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CHARLES PENNEYS v. RICHARD KASTNER CO. (03/19/82)

filed: March 19, 1982.

CHARLES PENNEYS, APPELLANT,
v.
RICHARD KASTNER CO., INC. AND AUTOMOTIVE MERCHANDISERS OF TEXAS, INC. AND AMBASSADOR FACTORS CORPORATION



No. 2877 Philadelphia, 1980, Appeal from the Order of the Court of Common Pleas, Civil Action, Law, of Montgomery County, at No. 79-7770

COUNSEL

Joseph S. U. Bodoff, Philadelphia, for appellant.

James W. Adelman, Philadelphia, for appellees.

Brosky, Popovich and Montgomery, JJ. Brosky, J., files a dissenting opinion.

Author: Montgomery

[ 297 Pa. Super. Page 169]

The instant appeal by the Plaintiff-Appellant arises from a lower court order granting a petition to open a default judgment filed by the Defendant-Appellee, Automotive Merchandisers of Texas, Inc. The lower court considered the petition, an answer filed by the Appellant, and argument by the parties. We have thoroughly reviewed the entire record and the issues raised, and conclude that the lower court committed no error in opening the judgment.

In our review of this appeal, we are guided by several well-established principles. We have said that a petition to open judgment is a matter of judicial discretion. It is an appeal to the court's equitable powers, and is to be exercised only when three factors coalesce: (1) the petition has been promptly filed; (2) a meritorious defense can be shown; and (3) default can be excused. See Quaker Transit Co. v. Jack W. Blumenfeld and Co., 277 Pa. Superior Ct. 393, 419 A.2d 1202 (1980). Moreover, the grant or denial of a petition to open judgment is a matter within the sound discretion of the trial court, and will not be reversed in the absence of a manifest abuse of that discretion. Cruse v. Woods, 279 Pa. Superior Ct. 242, 420 A.2d 1123 (1980).

The record shows that the Appellant filed suit on May 2, 1975 seeking an accounting as well as the distribution of profits from a joint venture in which the three named Defendants had been involved. The Appellant alleged that the Defendant Richard Kastner Co., Inc. had assigned to him

[ 297 Pa. Super. Page 170]

    a fifty percent interest in the anticipated share of the joint venture profits which would have been due to Kastner. It was alleged by the Appellant that after that assignment, all of the Defendants, with knowledge of the assignment, entered into an agreement intended to defeat the Appellant's claim to the profits. The Defendant Richard Kastner Co., Inc. had retained Attorney I. David Pincus, of Philadelphia, to represent it in the action. After receiving notice of the action, the general counsel for the Appellee Automotive Merchandisers of Texas, Inc. (hereinafter referred to as "Automotive"), also retained Attorney Pincus to represent the interest of his company in the action. More particularly, Automotive's general counsel transmitted letters to Pincus, dated May 22 and September 21, 1979, authorizing Pincus to file an answer on behalf of Automotive. Shortly after he was retained by Automotive, Pincus notified its general counsel that the Plaintiff-Appellant and the Defendant Kastner were attempting to work out a settlement, so that the filing of an answer was then unnecessary as the suit had been put on "hold" by the parties. Settlement efforts between the Plaintiff and Kastner apparently proceeded poorly, for in late September, 1979, Pincus received a letter from Plaintiff's counsel, which stated that ". . . in the event a responsive pleading is not made to the Complaint on or before October 7, 1979, I shall take judgment against your clients on October 7, 1979." However, judgment was not taken by the Plaintiff-Appellant against either Automotive or Kastner on October 7, 1979, despite the fact that neither Defendant filed any responsive pleading. Settlement discussions apparently continued as did extensions of the date when responsive pleadings were expected. However, such discussions were apparently not fruitful, and counsel for the Plaintiff sent a letter to the office of Attorney Pincus, dated January 24, 1980, which demanded that an answer be filed on or before February 13, 1980, or ". . . we will take judgment against your clients by default." On February 8, 1980, Attorney Pincus advised the general counsel for Automotive that settlement discussions had broken down. Further, Pincus advised that he was withdrawing as counsel for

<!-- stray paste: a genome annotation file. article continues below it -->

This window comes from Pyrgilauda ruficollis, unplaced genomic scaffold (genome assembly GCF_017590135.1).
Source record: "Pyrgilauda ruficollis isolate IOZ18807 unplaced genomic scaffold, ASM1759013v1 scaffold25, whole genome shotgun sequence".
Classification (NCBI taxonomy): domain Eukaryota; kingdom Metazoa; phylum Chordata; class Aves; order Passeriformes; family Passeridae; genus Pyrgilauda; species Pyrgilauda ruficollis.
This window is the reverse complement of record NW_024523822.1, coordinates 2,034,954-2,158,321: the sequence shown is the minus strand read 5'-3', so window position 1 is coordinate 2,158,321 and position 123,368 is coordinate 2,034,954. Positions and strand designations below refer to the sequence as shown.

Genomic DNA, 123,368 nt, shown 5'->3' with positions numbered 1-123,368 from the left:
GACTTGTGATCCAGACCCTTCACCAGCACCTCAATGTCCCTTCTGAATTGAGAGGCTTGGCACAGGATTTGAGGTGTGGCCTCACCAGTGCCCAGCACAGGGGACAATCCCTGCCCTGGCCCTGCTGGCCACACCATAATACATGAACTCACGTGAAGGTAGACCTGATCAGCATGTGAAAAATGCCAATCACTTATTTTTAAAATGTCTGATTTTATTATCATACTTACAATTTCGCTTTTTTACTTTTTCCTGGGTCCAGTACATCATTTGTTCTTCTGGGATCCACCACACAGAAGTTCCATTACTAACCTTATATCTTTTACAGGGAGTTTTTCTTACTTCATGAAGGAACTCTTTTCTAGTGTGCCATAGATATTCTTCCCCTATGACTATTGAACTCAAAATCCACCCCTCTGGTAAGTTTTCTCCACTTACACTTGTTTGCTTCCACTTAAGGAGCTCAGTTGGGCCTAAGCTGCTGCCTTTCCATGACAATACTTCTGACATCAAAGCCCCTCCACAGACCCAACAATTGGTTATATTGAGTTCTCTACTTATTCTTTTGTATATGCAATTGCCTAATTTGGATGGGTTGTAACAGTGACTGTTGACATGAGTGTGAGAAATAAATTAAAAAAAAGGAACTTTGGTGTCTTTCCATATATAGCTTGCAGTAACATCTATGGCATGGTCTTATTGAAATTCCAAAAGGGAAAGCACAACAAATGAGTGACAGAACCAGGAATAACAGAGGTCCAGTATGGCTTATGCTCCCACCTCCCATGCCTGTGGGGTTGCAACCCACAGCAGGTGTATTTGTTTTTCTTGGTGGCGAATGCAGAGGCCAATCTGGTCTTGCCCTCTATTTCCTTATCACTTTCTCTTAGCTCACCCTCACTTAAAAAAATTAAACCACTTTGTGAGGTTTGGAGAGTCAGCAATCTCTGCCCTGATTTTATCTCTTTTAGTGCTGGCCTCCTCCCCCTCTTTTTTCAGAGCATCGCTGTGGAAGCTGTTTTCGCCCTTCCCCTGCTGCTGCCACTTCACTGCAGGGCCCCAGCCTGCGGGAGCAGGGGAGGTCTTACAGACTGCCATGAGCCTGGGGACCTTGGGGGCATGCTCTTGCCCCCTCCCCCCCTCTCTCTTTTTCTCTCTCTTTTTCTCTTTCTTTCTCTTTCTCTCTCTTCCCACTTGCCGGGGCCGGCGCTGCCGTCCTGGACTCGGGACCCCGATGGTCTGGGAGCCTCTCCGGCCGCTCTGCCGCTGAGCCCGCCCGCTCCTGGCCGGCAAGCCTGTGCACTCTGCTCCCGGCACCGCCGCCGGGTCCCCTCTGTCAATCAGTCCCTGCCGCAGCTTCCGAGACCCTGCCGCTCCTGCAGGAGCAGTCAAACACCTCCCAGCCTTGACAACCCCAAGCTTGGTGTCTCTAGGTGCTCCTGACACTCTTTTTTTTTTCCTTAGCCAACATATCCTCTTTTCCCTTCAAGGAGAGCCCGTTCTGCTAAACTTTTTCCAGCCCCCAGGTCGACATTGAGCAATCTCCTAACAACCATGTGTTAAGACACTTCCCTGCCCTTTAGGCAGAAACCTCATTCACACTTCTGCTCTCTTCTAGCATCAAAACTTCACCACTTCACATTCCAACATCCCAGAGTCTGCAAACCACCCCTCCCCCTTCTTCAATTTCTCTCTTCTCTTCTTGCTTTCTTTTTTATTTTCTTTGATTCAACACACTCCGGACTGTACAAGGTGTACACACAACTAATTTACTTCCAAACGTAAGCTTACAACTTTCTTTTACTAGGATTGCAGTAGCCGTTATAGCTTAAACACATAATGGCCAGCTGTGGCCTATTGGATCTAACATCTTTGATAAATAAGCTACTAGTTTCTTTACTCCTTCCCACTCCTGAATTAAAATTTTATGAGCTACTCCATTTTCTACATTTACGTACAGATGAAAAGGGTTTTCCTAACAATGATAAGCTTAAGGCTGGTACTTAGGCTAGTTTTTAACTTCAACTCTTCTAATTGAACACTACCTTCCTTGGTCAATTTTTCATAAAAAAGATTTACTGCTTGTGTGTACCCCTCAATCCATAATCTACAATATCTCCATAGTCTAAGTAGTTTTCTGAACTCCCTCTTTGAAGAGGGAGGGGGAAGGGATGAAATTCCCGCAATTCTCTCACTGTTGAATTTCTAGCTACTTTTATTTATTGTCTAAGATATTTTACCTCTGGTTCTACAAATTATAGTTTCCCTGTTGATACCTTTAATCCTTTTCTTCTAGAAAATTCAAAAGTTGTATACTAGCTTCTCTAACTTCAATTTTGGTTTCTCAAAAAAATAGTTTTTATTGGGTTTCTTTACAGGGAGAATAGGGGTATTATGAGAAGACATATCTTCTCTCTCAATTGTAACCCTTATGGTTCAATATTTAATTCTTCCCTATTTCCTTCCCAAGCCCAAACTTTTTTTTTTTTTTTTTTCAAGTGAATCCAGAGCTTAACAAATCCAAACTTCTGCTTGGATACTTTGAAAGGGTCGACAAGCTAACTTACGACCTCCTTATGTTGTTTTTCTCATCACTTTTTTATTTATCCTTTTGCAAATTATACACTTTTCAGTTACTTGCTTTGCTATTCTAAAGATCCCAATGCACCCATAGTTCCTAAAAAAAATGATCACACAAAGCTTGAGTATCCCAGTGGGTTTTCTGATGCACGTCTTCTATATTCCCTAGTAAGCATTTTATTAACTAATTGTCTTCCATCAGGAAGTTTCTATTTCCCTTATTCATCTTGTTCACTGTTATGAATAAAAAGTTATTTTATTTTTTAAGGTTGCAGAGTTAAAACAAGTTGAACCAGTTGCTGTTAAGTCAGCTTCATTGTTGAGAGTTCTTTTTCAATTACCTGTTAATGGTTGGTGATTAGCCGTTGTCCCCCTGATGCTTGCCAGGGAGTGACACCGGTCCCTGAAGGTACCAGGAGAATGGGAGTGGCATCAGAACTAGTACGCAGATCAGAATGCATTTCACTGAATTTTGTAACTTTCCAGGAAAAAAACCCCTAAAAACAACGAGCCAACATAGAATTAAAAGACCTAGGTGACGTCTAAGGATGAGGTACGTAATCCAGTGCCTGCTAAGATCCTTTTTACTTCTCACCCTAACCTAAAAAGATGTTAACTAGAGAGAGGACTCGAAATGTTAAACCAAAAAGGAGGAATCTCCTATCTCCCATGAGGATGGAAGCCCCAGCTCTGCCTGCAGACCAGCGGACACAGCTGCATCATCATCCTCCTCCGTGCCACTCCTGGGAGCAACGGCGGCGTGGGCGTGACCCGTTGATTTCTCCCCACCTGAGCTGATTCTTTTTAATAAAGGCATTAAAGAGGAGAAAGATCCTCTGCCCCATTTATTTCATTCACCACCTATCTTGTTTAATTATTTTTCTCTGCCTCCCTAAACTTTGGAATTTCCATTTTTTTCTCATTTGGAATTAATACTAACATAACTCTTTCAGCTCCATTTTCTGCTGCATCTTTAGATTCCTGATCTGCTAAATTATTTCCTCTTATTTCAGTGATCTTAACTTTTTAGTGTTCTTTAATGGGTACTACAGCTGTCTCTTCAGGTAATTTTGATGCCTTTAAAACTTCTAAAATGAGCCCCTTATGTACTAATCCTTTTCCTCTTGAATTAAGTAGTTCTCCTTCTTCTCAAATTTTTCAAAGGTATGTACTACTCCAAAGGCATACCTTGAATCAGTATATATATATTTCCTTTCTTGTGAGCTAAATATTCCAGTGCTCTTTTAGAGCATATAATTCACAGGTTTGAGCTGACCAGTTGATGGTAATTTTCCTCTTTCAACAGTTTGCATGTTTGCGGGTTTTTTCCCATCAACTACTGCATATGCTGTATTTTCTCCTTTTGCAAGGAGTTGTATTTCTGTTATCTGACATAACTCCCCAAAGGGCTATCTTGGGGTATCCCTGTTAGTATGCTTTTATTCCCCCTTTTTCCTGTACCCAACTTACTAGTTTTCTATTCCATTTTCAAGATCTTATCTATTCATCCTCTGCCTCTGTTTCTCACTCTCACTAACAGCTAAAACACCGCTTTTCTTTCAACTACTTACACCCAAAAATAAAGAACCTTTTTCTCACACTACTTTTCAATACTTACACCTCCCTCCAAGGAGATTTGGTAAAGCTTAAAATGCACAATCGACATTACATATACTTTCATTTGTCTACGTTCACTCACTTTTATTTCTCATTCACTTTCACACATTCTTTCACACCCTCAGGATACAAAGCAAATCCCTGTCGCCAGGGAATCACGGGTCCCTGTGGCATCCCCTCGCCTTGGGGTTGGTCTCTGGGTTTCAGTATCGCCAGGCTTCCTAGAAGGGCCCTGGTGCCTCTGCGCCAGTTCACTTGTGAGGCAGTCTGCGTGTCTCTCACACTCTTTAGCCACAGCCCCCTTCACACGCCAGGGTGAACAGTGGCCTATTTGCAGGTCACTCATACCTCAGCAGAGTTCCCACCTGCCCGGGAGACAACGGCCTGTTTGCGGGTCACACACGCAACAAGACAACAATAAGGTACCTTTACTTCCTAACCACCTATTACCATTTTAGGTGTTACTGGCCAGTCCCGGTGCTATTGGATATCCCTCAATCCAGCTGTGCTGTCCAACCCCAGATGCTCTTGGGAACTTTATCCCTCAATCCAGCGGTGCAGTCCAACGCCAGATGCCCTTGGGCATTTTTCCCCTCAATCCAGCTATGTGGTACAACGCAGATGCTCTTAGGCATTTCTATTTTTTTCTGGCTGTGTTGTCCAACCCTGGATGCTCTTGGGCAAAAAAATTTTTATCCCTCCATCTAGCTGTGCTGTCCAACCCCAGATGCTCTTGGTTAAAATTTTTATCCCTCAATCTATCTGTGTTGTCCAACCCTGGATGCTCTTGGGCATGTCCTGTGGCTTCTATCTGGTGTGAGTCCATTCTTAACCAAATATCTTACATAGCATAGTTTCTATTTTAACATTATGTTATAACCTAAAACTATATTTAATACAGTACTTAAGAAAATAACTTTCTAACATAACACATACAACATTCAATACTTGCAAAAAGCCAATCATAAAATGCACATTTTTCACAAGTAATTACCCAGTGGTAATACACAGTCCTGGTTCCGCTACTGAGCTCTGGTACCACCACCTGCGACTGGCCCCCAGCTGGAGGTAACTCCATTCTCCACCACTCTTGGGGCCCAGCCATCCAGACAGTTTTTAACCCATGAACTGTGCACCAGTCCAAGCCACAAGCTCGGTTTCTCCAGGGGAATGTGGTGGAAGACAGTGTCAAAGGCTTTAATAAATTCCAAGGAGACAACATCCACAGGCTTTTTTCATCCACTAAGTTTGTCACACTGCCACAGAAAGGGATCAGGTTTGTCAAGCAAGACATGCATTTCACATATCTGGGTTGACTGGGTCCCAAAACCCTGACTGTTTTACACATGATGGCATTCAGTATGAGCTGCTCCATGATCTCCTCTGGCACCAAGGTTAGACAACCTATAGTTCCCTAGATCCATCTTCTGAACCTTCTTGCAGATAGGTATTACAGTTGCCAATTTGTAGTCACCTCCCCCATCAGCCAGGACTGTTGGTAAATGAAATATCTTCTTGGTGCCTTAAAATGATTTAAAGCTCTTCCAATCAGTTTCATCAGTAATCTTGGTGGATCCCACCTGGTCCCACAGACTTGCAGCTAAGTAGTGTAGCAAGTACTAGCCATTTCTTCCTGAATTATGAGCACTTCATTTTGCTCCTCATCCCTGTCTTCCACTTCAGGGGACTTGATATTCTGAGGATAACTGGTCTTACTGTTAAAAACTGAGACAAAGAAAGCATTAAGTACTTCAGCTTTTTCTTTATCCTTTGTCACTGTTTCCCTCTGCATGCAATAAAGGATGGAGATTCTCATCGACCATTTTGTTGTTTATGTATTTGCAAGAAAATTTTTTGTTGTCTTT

[ 297 Pa. Super. Page 171]

Automotive, to avoid a conflict between its interests and those of Kastner. By letter dated February 7, 1980, an associate of Pincus notified counsel for the Appellant of the filing of a notice of the withdrawal of the appearance on behalf of Automotive. Automotive, through its general counsel, whose office was in Boston, Massachusetts, immediately took steps to employ another Philadelphia attorney to represent its interest in litigation. However, on February 25, 1980, with no further communication as to any specific date when he would do so, the Plaintiff-Appellant entered a judgment by default against Automotive.

Automotive filed its petition to open judgment thirty-three (33) days after the default judgment had been taken. The lower court concluded that Automotive, in that regard, had acted promptly.*fn1 In support of its finding that the petition to open had been promptly filed, the lower court pointed out that Automotive had acted immediately to retain other local counsel after the apparent sudden breakdown in settlement negotiations and contemporaneous withdrawal as counsel by Attorney Pincus. These circumstances, as well as the fact that the Plaintiff-Appellant had taken judgment without any notice as to a specific date, other than the one it had given five ...


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